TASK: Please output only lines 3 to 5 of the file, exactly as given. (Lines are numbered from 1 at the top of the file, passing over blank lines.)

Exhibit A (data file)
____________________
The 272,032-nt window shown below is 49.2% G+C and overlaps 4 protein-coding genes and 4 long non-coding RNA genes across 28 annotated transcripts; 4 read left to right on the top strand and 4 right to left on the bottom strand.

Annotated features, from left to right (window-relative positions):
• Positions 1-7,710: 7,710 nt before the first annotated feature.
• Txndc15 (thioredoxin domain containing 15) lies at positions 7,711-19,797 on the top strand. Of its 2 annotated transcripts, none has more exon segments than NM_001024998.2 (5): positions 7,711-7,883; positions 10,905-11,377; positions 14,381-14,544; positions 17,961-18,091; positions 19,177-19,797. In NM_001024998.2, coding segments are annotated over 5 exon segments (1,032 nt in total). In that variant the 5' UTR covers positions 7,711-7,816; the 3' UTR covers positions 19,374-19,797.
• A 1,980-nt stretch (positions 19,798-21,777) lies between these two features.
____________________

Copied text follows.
• Positions 1-7,710: 7,710 nt before the first annotated feature.
• Txndc15 (thioredoxin domain containing 15) lies at positions 7,711-19,797 on the top strand. Of its 2 annotated transcripts, none has more exon segments than NM_001024998.2 (5): positions 7,711-7,883; positions 10,905-11,377; positions 14,381-14,544; positions 17,961-18,091; positions 19,177-19,797. In NM_001024998.2, coding segments are annotated over 5 exon segments (1,032 nt in total). In that variant the 5' UTR covers positions 7,711-7,816; the 3' UTR covers positions 19,374-19,797.
• A 1,980-nt stretch (positions 19,798-21,777) lies between these two features.